CJT's picture

Garden Pond Tadpoles

Frogspawn appeared in my garden pond between 6th and 12th February. 5 good sized clumps were laid and they seemed to survive the cold weather well.The pond was heaving with tadpoles early in the spring however they do not seem to be maturing and are still at the legless stage.

The pond is approx 6ft x 5ft by 3ft deep, with a butyl liner. There is a healthy population of water snails, pond skaters and waterboatmen. There are quite a few plants in the pond, Yellow flag iris, water forget me not,marsh marigold and monkey flowers etc but duckweed is a problem and is covering the surface. I try to remove it using a childs fishing net but it is difficult with so many tadpoles about.

Can anyone give me any ideas if it is usual for them to take this long to mature ( they didnt seem to take this long in previous years)and if not is there something I can do to help them along?



terrycrynant's picture

You might have so many

You might have so many tadpoles in the pond that there is a lack of food.At some stage they become carnivores and in the past I have fed them small pieces of beef tied to a string so any that is uneaten can be removed .I have also fed fish pond pellets and bread.Be careful about feeding too much as it will pollute the water. If they are hungry they will feed quite aggressively.Don't normally think of tadpoles as aggressive.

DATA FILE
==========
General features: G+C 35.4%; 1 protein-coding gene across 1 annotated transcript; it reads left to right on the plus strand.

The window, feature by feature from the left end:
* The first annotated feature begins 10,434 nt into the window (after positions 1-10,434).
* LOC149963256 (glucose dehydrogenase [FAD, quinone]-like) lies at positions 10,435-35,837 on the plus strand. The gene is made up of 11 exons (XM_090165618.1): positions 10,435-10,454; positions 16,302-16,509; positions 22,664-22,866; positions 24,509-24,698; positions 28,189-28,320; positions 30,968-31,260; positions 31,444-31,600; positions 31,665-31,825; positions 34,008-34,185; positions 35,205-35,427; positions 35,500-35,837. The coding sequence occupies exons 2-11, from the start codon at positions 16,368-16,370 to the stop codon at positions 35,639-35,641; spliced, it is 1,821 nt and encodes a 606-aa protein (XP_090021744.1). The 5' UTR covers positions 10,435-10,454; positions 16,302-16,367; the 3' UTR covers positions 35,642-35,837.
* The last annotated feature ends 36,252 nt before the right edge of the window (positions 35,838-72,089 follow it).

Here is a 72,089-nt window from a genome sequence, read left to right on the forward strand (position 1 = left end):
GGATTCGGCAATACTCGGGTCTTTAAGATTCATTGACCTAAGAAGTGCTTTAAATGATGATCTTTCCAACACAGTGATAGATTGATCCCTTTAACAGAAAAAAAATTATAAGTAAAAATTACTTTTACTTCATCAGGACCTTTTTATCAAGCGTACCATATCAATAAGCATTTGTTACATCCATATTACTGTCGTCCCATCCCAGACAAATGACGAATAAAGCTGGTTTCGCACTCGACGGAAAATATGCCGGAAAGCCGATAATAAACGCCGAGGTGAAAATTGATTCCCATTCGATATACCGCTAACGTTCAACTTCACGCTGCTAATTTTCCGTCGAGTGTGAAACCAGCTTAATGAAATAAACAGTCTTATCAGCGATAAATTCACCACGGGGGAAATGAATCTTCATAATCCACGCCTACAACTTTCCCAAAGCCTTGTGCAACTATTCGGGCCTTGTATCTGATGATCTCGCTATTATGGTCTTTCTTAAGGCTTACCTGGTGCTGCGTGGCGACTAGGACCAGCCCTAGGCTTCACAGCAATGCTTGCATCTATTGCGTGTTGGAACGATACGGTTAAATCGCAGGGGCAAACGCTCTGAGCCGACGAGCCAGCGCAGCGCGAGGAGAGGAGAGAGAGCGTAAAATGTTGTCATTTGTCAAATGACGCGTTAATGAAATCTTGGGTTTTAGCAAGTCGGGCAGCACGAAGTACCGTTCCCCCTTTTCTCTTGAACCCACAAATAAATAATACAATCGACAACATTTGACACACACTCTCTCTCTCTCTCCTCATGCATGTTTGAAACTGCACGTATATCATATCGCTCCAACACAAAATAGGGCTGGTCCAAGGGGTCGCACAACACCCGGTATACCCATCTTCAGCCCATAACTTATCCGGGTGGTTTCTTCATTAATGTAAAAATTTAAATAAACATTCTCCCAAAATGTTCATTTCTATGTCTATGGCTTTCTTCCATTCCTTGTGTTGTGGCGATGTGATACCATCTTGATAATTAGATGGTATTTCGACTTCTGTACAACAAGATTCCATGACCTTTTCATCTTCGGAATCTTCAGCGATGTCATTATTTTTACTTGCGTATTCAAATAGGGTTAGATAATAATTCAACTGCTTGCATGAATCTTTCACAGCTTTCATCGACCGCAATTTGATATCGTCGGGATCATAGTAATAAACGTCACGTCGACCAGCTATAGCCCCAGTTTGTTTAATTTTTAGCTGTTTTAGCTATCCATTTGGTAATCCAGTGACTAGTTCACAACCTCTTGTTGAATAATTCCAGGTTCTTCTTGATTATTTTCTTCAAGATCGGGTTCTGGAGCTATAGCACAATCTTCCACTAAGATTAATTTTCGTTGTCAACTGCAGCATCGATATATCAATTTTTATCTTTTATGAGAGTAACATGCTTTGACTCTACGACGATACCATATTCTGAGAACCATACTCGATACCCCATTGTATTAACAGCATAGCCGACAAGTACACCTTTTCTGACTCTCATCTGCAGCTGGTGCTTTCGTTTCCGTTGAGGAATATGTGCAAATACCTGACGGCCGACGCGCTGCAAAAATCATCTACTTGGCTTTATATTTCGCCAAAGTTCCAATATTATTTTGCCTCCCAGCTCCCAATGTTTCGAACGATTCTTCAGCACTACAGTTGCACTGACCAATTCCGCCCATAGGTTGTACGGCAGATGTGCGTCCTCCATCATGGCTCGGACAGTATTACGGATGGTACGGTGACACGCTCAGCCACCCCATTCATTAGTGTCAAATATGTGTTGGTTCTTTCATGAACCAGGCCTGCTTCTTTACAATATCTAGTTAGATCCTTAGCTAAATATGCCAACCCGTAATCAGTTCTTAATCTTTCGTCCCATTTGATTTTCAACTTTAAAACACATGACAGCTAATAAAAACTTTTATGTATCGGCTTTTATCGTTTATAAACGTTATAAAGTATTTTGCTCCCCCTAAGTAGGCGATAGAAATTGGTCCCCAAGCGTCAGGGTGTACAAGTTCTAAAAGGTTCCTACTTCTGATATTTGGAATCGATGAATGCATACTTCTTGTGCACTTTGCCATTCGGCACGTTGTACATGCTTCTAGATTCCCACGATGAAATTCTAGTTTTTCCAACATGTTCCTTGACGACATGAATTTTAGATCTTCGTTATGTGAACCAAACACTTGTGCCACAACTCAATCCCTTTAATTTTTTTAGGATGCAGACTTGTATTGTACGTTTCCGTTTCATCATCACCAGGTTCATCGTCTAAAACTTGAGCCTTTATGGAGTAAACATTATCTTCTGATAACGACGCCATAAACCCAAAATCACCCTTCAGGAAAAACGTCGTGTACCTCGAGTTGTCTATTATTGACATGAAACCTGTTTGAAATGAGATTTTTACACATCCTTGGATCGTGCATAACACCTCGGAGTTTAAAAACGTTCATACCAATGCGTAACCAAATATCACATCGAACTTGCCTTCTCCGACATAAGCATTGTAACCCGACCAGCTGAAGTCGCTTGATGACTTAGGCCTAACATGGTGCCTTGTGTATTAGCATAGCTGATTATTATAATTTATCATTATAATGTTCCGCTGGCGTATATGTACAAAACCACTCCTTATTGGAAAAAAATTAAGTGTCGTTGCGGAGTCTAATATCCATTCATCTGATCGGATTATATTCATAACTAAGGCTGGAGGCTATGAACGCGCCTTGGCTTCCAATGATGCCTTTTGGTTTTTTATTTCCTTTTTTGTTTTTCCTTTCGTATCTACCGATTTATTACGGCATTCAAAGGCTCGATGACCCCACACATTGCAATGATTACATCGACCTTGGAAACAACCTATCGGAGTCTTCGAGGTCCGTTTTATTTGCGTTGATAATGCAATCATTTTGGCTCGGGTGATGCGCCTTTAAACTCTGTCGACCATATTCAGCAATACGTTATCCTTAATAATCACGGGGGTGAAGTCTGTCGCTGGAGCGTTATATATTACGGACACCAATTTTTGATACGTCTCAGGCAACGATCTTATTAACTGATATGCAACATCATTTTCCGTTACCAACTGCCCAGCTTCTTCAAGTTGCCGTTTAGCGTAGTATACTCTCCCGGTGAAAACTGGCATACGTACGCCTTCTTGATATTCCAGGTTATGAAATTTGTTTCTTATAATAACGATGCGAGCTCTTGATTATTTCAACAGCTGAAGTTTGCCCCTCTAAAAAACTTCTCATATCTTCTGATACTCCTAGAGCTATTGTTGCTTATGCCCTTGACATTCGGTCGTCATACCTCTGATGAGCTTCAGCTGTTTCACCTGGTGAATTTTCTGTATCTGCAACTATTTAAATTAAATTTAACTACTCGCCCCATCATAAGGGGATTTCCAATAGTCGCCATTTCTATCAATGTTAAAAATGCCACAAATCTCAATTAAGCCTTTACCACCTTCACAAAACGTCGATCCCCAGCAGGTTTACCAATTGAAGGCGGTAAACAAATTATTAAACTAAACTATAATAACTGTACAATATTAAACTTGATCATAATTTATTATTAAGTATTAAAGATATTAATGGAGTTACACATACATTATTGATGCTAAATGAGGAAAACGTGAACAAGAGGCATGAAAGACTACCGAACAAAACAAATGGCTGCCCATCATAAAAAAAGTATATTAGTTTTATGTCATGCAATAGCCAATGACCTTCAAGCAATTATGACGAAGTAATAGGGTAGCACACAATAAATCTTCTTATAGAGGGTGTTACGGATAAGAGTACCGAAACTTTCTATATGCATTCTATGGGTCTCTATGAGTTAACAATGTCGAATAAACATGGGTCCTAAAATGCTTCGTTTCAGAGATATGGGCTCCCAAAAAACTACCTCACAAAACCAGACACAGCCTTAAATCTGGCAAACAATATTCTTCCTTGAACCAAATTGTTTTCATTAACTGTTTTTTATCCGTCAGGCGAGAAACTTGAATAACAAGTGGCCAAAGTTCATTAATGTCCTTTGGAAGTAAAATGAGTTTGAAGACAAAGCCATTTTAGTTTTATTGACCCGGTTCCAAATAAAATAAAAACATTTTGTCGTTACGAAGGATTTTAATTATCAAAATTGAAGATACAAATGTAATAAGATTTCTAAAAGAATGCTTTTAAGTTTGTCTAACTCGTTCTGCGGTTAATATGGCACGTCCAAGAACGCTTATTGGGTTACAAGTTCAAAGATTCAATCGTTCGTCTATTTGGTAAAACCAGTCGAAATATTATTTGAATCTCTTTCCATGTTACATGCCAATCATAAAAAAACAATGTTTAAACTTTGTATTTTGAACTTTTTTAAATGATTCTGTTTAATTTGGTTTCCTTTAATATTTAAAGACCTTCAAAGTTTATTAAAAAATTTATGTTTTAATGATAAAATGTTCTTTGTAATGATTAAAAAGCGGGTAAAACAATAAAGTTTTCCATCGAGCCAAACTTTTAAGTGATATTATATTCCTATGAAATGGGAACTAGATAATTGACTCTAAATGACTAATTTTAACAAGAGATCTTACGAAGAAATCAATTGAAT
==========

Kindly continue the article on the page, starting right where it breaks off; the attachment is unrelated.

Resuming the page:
CJT's picture


Hi terry crynant
thank you for the tip, I might try some fish food from my daughters cold water aquarium and see if they will eat that.

the naturalist man's picture


They are late. but not too late they could still mature. Some tadpoles will delay maturing till next year if the conditions are not right.

As cazza says it could be a lack of food or it could be low oxygen levels due to the pondweed.

You are doing the right thing trying to remove the pondweed with a net. I suggest you get one of the pond water testing kits from your local aquarium shop (make sure you get the ones for outdoor ponds not indoor tanks). It could be low oxygen, high nitrates or ammonia from too many tadpoles doing what tadpoles do. If the water tests bad there are ways of getting the balance back.

Graham Banwell

Visit the iSpot Yorkshire forum for information on events, issues and news relating to 'God's own country'

CJT's picture


Thank you Graham

I will try out one of the kits and see if I can get to the root of the problem as I really do not want to loose the tadpoles.